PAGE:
OTB: What was the breakthrough moment that made you feel like Ok, we've successfully transitioned to EDM?
: Linking up with Spinnin’ Records for our song “Michael Jackson” was definitely a breakthrough moment for us. They helped spread our music to different areas of Europe, which really helped introduce us to the community. With their help our video for “Michael Jackson” received over 2 million views in 6 months. Some other breakthrough moments we had were hearing Hardwell drop our Krewella “Alive” remix on the main stage at Ultra this year.
OTB: What seems to help artists breakthrough in this industry is their relationships with other artists and the support they receive from those artists. Who have you received support from and who in your life has influenced you and your music?
: We’ve been lucky to gain support from talented artists such as Nicky Romero, Hardwell, Krewella, Tiesto, Vicetone, Quintino, Dyro & Bingo Players. During Ultra Week we had a great time doing artist to artists’ interviews with Hardwell and Nicky Romero. We’re also are great friends with Krewella, who we recently worked with. We produced their new song “Live for the Night.” As for people who have influenced us, artists like Justice and Daft Punk really had an impact on us.
OTB: Before you mentioned Europe and the reaction/support you received there. So speaking of places where you have a great fan base and where you've performed, what are some of your favorite places to play? And being from the NYC area, what is your favorite venue in NYC?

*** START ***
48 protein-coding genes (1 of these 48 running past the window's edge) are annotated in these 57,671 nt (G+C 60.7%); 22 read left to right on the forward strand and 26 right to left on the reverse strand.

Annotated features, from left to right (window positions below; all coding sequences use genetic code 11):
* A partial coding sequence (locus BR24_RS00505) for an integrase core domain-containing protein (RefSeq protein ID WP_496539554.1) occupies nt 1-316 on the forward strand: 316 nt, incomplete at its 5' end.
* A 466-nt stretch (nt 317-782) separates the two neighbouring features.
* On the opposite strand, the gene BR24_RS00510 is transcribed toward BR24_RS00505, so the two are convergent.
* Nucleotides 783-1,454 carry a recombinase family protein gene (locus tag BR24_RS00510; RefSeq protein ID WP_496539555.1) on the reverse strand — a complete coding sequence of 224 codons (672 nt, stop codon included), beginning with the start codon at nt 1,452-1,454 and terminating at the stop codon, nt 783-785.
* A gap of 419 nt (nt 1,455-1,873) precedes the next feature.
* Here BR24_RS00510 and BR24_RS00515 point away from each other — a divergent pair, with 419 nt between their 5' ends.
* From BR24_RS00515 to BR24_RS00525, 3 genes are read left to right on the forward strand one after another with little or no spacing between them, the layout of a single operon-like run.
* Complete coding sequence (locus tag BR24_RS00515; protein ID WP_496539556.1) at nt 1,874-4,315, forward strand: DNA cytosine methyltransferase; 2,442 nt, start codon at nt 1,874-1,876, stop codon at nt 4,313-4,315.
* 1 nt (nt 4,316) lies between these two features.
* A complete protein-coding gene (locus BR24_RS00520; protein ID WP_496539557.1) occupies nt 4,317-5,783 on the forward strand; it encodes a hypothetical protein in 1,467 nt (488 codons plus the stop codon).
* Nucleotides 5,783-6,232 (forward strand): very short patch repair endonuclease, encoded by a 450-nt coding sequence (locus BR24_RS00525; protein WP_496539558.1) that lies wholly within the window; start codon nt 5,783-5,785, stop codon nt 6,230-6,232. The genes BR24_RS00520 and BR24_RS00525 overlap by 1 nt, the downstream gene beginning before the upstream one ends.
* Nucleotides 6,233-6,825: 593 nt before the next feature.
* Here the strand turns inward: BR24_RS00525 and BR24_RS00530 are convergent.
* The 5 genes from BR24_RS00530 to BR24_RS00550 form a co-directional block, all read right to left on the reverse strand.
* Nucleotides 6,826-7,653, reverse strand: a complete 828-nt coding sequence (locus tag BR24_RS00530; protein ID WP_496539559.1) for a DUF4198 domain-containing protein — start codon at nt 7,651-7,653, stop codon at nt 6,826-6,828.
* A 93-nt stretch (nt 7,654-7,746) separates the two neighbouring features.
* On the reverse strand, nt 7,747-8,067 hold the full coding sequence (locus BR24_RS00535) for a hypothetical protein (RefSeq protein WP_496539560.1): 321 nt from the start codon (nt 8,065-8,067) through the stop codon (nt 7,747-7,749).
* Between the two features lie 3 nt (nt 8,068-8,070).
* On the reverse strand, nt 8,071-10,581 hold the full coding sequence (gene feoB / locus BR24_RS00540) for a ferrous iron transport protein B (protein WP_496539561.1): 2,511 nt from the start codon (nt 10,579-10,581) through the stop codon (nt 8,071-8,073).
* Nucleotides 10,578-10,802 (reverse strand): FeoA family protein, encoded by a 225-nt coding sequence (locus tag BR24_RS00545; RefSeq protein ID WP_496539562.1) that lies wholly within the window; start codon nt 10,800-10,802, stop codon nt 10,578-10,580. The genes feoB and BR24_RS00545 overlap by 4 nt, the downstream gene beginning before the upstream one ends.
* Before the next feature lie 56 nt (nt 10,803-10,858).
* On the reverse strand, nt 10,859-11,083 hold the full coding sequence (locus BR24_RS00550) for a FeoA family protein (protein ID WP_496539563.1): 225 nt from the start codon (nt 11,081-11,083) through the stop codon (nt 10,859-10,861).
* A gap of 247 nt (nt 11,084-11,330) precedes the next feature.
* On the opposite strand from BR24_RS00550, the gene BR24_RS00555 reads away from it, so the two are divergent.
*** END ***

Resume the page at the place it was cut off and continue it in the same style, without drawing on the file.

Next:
: We’ve been lucky to tour amazing places like Brazil, Amsterdam, The UK, & Canada. One of the best places we played though was Japan. The response is always amazing over there. As far as NYC, one of our favorite places to play is Webster Hall. The Vibes and grittiness of that venue is so awesome. We hope to play some new places in NYC like Marque this year.
OTB: Most DJ/Producers are either solo acts or a duo collab, but you guys have kept together as a “group.” What is it like to be like that and how does it work?
: It’s great and it’s the best job we could ask for. Imagine the best job without bad co-workers or a prick boss to report to; it’s exactly like that. We know each other so well and have been together through thick and thin. We remember what it was like to sleep on hotel floors when we first started out which kept us close over the years. We also have a great dynamic. 3 completely different personalities that all work together to make the music we put out.
OTB: Recently many artists are talking about the “EDM Apocalypse” and explaining how EDM music is changing for the worse. How do you feel about this?
: I think there’s definitely a lot of bad shit out there now that EDM is becoming mainstream and every kid has a midi keyboard, computer, hacked version of logic, and a downloaded vengeance pack. But that being said, it doesn’t make it any harder for the cream to rise up. People can still smell shit when it’s in front of them. There’s some amazing producers out there that are raising the bar production wise. Guys like Oliver, Madeon, & Torro Torro are making music today that nobody in their right mind could have made 10 years ago. Knife Party and Skrillex do insane things with the sonic spectrum that electronic engineers 10 years ago could not achieve. The way we new school guys are compressing, eqing, maximizing our audio, and mastering is truly fine tuned sound design and not easy to do. It’s not easy at all and we new school producers pride ourselves on it.